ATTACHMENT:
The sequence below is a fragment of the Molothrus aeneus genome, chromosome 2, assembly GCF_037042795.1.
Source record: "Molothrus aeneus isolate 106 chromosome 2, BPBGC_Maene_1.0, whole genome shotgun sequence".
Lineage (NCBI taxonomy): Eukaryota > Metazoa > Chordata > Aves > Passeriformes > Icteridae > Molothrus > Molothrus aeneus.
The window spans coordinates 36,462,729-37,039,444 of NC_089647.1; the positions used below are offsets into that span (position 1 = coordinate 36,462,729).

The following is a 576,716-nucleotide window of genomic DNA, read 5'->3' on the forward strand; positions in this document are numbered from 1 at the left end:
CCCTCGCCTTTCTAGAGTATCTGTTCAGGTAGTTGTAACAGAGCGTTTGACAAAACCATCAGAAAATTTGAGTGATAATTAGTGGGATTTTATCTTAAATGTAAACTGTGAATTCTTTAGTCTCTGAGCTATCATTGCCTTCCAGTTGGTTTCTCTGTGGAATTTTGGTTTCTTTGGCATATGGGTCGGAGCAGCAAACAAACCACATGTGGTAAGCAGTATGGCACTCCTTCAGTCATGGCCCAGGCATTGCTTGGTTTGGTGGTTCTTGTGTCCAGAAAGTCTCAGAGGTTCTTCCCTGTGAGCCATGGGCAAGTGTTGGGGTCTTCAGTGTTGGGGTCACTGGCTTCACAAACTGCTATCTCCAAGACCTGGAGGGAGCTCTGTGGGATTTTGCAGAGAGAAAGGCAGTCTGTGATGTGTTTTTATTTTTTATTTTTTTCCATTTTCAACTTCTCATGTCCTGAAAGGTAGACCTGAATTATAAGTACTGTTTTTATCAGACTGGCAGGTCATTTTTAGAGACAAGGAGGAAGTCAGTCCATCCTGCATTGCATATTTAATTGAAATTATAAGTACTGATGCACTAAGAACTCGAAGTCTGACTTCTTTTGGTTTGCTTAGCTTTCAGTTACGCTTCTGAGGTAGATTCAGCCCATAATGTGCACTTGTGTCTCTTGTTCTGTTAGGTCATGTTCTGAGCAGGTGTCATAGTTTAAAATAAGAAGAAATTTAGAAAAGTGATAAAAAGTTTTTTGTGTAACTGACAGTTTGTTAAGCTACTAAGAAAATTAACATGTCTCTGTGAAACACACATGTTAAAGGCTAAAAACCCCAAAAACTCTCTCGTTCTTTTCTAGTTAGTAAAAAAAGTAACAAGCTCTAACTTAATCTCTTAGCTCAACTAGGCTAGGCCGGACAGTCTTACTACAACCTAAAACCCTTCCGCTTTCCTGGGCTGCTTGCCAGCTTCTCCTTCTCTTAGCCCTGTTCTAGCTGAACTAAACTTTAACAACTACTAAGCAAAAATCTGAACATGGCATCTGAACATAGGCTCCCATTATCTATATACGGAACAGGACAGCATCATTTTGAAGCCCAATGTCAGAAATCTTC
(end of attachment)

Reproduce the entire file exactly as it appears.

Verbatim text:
The sequence below is a fragment of the Molothrus aeneus genome, chromosome 2, assembly GCF_037042795.1.
Source record: "Molothrus aeneus isolate 106 chromosome 2, BPBGC_Maene_1.0, whole genome shotgun sequence".
Lineage (NCBI taxonomy): Eukaryota > Metazoa > Chordata > Aves > Passeriformes > Icteridae > Molothrus > Molothrus aeneus.
The window spans coordinates 36,462,729-37,039,444 of NC_089647.1; the positions used below are offsets into that span (position 1 = coordinate 36,462,729).

The following is a 576,716-nucleotide window of genomic DNA, read 5'->3' on the forward strand; positions in this document are numbered from 1 at the left end:
CCCTCGCCTTTCTAGAGTATCTGTTCAGGTAGTTGTAACAGAGCGTTTGACAAAACCATCAGAAAATTTGAGTGATAATTAGTGGGATTTTATCTTAAATGTAAACTGTGAATTCTTTAGTCTCTGAGCTATCATTGCCTTCCAGTTGGTTTCTCTGTGGAATTTTGGTTTCTTTGGCATATGGGTCGGAGCAGCAAACAAACCACATGTGGTAAGCAGTATGGCACTCCTTCAGTCATGGCCCAGGCATTGCTTGGTTTGGTGGTTCTTGTGTCCAGAAAGTCTCAGAGGTTCTTCCCTGTGAGCCATGGGCAAGTGTTGGGGTCTTCAGTGTTGGGGTCACTGGCTTCACAAACTGCTATCTCCAAGACCTGGAGGGAGCTCTGTGGGATTTTGCAGAGAGAAAGGCAGTCTGTGATGTGTTTTTATTTTTTATTTTTTTCCATTTTCAACTTCTCATGTCCTGAAAGGTAGACCTGAATTATAAGTACTGTTTTTATCAGACTGGCAGGTCATTTTTAGAGACAAGGAGGAAGTCAGTCCATCCTGCATTGCATATTTAATTGAAATTATAAGTACTGATGCACTAAGAACTCGAAGTCTGACTTCTTTTGGTTTGCTTAGCTTTCAGTTACGCTTCTGAGGTAGATTCAGCCCATAATGTGCACTTGTGTCTCTTGTTCTGTTAGGTCATGTTCTGAGCAGGTGTCATAGTTTAAAATAAGAAGAAATTTAGAAAAGTGATAAAAAGTTTTTTGTGTAACTGACAGTTTGTTAAGCTACTAAGAAAATTAACATGTCTCTGTGAAACACACATGTTAAAGGCTAAAAACCCCAAAAACTCTCTCGTTCTTTTCTAGTTAGTAAAAAAAGTAACAAGCTCTAACTTAATCTCTTAGCTCAACTAGGCTAGGCCGGACAGTCTTACTACAACCTAAAACCCTTCCGCTTTCCTGGGCTGCTTGCCAGCTTCTCCTTCTCTTAGCCCTGTTCTAGCTGAACTAAACTTTAACAACTACTAAGCAAAAATCTGAACATGGCATCTGAACATAGGCTCCCATTATCTATATACGGAACAGGACAGCATCATTTTGAAGCCCAATGTCAGAAATCTTC